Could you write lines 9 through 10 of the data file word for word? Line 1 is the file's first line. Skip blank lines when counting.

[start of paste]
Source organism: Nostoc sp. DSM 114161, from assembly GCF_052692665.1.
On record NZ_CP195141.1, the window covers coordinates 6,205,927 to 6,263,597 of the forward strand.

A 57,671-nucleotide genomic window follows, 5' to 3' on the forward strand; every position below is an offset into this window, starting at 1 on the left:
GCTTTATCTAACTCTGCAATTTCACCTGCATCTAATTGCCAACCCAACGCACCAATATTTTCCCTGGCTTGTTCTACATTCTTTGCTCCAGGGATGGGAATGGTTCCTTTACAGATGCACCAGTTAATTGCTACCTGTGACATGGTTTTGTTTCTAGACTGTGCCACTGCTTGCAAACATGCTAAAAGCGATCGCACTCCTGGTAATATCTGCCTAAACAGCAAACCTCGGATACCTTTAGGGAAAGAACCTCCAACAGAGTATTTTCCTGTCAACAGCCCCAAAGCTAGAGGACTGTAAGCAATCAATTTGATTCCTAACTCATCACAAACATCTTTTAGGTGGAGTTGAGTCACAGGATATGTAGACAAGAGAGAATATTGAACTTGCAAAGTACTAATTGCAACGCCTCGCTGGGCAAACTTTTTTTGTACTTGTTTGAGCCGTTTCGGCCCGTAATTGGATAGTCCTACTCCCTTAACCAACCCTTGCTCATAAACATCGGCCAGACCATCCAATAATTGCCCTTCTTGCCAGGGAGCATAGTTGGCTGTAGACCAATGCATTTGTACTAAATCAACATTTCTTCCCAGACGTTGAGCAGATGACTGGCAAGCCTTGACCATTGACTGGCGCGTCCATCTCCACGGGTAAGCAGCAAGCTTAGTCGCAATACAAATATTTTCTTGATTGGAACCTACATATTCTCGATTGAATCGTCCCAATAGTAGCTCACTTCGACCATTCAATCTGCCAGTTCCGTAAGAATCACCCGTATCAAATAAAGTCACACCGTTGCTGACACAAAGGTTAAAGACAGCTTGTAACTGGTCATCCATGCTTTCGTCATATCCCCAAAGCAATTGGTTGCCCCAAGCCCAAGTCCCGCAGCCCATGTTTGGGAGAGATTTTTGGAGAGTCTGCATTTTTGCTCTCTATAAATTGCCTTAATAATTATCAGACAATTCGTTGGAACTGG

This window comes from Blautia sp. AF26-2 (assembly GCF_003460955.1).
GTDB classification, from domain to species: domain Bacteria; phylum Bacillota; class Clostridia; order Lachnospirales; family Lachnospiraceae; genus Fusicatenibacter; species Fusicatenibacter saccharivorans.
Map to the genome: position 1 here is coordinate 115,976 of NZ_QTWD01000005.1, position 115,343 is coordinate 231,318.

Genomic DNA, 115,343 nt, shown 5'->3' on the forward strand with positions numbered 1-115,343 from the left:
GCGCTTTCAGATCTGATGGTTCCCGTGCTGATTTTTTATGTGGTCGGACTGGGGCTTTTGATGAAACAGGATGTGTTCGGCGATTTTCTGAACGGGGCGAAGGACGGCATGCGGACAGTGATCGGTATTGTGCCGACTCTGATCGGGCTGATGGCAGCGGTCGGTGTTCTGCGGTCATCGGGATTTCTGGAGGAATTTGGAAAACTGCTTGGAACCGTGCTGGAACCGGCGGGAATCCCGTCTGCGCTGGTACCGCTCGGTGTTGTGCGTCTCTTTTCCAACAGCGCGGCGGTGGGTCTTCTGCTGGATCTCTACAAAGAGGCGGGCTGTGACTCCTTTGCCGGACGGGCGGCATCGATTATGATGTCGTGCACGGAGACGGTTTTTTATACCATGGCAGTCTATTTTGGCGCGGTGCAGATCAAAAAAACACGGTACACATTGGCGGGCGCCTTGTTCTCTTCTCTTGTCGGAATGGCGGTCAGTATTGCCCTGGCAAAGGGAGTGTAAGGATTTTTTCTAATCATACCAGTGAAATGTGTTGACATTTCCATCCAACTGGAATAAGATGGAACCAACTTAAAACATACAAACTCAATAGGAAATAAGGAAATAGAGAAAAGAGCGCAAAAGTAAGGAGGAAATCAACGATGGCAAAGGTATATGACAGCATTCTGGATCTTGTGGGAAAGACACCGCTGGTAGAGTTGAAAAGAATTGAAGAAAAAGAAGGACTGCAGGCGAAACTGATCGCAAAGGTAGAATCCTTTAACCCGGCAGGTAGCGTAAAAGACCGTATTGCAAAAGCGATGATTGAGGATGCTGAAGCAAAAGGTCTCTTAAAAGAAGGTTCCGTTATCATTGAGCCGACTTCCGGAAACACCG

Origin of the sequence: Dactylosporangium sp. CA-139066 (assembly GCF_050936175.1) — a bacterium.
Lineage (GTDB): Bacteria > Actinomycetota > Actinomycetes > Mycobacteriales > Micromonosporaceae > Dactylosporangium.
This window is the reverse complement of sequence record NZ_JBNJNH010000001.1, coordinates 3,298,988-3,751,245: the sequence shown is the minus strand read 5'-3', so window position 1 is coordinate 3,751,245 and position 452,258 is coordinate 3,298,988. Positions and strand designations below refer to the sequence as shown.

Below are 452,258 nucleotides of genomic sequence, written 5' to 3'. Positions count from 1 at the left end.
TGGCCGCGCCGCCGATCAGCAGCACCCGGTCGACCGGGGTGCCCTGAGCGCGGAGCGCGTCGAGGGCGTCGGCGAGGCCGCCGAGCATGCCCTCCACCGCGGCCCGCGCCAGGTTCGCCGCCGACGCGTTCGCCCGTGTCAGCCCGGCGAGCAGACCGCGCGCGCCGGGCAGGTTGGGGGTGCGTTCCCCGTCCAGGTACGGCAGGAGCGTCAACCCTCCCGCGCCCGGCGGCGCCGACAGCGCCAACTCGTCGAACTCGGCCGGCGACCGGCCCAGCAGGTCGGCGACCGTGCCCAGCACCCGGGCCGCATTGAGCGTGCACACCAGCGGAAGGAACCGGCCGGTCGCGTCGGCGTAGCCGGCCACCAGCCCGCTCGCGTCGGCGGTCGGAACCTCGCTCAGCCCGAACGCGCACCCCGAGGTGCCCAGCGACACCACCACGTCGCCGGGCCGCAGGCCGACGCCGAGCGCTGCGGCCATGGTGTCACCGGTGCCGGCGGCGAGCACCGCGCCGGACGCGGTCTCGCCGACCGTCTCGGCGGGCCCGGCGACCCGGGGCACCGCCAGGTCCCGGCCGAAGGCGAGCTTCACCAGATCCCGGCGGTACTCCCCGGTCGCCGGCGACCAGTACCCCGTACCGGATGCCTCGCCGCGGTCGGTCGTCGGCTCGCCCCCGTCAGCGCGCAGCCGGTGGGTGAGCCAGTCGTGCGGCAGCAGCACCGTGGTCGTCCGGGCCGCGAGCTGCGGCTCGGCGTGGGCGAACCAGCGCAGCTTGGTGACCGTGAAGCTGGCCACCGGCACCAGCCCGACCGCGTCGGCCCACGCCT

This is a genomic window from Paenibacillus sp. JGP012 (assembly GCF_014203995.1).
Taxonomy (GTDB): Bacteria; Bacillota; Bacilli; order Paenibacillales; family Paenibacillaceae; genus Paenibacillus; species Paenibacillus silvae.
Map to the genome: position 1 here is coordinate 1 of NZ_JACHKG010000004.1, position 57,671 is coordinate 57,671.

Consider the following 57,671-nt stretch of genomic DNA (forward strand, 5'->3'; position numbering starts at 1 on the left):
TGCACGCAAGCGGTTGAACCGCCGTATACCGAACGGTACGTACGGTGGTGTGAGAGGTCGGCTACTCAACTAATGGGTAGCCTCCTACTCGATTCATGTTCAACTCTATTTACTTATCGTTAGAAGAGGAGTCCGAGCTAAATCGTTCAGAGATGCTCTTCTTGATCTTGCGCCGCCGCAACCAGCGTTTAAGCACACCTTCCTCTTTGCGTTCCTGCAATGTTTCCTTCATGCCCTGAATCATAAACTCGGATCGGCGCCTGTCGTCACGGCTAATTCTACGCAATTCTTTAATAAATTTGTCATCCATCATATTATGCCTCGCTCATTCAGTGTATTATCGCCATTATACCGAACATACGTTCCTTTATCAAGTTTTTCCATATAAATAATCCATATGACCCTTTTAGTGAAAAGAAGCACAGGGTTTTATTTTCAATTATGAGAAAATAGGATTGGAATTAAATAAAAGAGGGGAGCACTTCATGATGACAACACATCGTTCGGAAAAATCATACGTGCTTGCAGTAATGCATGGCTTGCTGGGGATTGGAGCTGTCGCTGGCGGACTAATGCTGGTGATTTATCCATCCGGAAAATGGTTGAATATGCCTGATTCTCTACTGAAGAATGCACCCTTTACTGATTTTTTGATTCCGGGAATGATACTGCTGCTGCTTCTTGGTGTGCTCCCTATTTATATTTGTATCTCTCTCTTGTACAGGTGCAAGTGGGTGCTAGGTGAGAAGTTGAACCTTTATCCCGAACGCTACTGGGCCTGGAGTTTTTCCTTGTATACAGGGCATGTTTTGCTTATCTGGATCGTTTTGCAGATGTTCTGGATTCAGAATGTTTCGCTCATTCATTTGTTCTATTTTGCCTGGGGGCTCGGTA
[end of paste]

GCGCTTTCAGATCTGATGGTTCCCGTGCTGATTTTTTATGTGGTCGGACTGGGGCTTTTGATGAAACAGGATGTGTTCGGCGATTTTCTGAACGGGGCGAAGGACGGCATGCGGACAGTGATCGGTATTGTGCCGACTCTGATCGGGCTGATGGCAGCGGTCGGTGTTCTGCGGTCATCGGGATTTCTGGAGGAATTTGGAAAACTGCTTGGAACCGTGCTGGAACCGGCGGGAATCCCGTCTGCGCTGGTACCGCTCGGTGTTGTGCGTCTCTTTTCCAACAGCGCGGCGGTGGGTCTTCTGCTGGATCTCTACAAAGAGGCGGGCTGTGACTCCTTTGCCGGACGGGCGGCATCGATTATGATGTCGTGCACGGAGACGGTTTTTTATACCATGGCAGTCTATTTTGGCGCGGTGCAGATCAAAAAAACACGGTACACATTGGCGGGCGCCTTGTTCTCTTCTCTTGTCGGAATGGCGGTCAGTATTGCCCTGGCAAAGGGAGTGTAAGGATTTTTTCTAATCATACCAGTGAAATGTGTTGACATTTCCATCCAACTGGAATAAGATGGAACCAACTTAAAACATACAAACTCAATAGGAAATAAGGAAATAGAGAAAAGAGCGCAAAAGTAAGGAGGAAATCAACGATGGCAAAGGTATATGACAGCATTCTGGATCTTGTGGGAAAGACACCGCTGGTAGAGTTGAAAAGAATTGAAGAAAAAGAAGGACTGCAGGCGAAACTGATCGCAAAGGTAGAATCCTTTAACCCGGCAGGTAGCGTAAAAGACCGTATTGCAAAAGCGATGATTGAGGATGCTGAAGCAAAAGGTCTCTTAAAAGAAGGTTCCGTTATCATTGAGCCGACTTCCGGAAACACCG

Origin of the sequence: Dactylosporangium sp. CA-139066 (assembly GCF_050936175.1) — a bacterium.